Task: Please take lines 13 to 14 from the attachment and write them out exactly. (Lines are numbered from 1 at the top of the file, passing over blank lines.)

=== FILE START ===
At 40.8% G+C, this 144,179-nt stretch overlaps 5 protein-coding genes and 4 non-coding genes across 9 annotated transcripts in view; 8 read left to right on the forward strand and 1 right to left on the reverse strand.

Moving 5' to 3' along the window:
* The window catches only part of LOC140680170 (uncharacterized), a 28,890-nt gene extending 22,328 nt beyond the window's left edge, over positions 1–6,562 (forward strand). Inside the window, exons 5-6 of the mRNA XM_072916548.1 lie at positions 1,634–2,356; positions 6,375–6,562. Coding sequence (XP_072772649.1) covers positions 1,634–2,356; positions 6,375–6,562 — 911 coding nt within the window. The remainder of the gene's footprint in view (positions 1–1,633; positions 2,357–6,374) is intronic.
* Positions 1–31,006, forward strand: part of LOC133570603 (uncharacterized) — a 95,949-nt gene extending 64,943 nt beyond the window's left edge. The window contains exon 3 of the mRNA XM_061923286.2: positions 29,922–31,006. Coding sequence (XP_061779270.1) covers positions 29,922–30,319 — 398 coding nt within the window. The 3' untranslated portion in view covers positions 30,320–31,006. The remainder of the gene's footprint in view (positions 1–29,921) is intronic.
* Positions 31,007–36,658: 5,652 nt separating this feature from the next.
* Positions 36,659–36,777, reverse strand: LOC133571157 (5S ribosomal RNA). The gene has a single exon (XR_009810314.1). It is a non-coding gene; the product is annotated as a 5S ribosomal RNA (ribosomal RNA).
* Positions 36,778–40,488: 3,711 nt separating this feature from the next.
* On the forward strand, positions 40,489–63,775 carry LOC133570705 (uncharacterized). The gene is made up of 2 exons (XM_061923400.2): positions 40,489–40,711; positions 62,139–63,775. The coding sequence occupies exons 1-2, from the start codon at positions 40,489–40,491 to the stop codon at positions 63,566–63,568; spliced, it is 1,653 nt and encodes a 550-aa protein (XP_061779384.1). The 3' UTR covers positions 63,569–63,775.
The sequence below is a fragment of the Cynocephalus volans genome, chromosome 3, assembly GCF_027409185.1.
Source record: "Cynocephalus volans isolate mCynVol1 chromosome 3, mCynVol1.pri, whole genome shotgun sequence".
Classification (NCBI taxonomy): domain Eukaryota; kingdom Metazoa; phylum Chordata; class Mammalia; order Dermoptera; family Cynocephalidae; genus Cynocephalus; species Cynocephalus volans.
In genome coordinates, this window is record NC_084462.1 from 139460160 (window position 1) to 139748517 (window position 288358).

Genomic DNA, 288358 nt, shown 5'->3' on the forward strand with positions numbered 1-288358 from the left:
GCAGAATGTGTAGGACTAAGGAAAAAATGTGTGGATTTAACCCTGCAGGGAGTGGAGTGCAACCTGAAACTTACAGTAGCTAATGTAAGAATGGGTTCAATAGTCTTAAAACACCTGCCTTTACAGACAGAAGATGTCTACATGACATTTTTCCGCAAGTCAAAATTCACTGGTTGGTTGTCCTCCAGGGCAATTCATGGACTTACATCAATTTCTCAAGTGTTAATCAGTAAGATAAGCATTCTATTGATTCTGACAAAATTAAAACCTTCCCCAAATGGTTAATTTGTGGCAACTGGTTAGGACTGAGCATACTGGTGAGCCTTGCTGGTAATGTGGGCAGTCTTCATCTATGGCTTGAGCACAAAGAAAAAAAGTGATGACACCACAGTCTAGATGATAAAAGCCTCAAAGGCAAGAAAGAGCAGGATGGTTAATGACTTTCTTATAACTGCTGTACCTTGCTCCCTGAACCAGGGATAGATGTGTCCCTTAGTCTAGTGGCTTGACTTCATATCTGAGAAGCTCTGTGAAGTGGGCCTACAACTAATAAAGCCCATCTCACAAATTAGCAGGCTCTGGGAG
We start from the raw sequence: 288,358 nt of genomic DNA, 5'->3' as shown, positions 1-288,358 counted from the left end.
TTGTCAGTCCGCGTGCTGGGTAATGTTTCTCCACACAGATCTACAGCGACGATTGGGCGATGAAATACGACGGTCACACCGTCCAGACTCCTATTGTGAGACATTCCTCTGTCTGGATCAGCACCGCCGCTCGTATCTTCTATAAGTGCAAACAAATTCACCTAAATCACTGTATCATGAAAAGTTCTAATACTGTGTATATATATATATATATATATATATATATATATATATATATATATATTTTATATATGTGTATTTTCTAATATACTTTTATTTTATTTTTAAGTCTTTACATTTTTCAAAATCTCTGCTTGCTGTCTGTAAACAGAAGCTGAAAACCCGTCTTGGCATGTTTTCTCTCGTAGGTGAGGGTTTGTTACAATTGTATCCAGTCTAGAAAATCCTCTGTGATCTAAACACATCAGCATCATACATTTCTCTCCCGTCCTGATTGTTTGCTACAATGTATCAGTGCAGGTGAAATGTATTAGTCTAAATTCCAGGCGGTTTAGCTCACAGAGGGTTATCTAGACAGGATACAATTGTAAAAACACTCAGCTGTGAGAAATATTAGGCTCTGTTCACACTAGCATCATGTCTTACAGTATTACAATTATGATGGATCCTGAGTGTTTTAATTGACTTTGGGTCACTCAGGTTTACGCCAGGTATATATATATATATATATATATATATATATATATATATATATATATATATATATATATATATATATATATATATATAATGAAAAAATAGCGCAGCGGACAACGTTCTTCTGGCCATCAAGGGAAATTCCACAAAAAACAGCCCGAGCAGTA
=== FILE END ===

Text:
Genomic DNA, 288358 nt, shown 5'->3' on the forward strand with positions numbered 1-288358 from the left:
GCAGAATGTGTAGGACTAAGGAAAAAATGTGTGGATTTAACCCTGCAGGGAGTGGAGTGCAACCTGAAACTTACAGTAGCTAATGTAAGAATGGGTTCAATAGTCTTAAAACACCTGCCTTTACAGACAGAAGATGTCTACATGACATTTTTCCGCAAGTCAAAATTCACTGGTTGGTTGTCCTCCAGGGCAATTCATGGACTTACATCAATTTCTCAAGTGTTAATCAGTAAGATAAGCATTCTATTGATTCTGACAAAATTAAAACCTTCCCCAAATGGTTAATTTGTGGCAACTGGTTAGGACTGAGCATACTGGTGAGCCTTGCTGGTAATGTGGGCAGTCTTCATCTATGGCTTGAGCACAAAGAAAAAAAGTGATGACACCACAGTCTAGATGATAAAAGCCTCAAAGGCAAGAAAGAGCAGGATGGTTAATGACTTTCTTATAACTGCTGTACCTTGCTCCCTGAACCAGGGATAGATGTGTCCCTTAGTCTAGTGGCTTGACTTCATATCTGAGAAGCTCTGTGAAGTGGGCCTACAACTAATAAAGCCCATCTCACAAATTAGCAGGCTCTGGGAG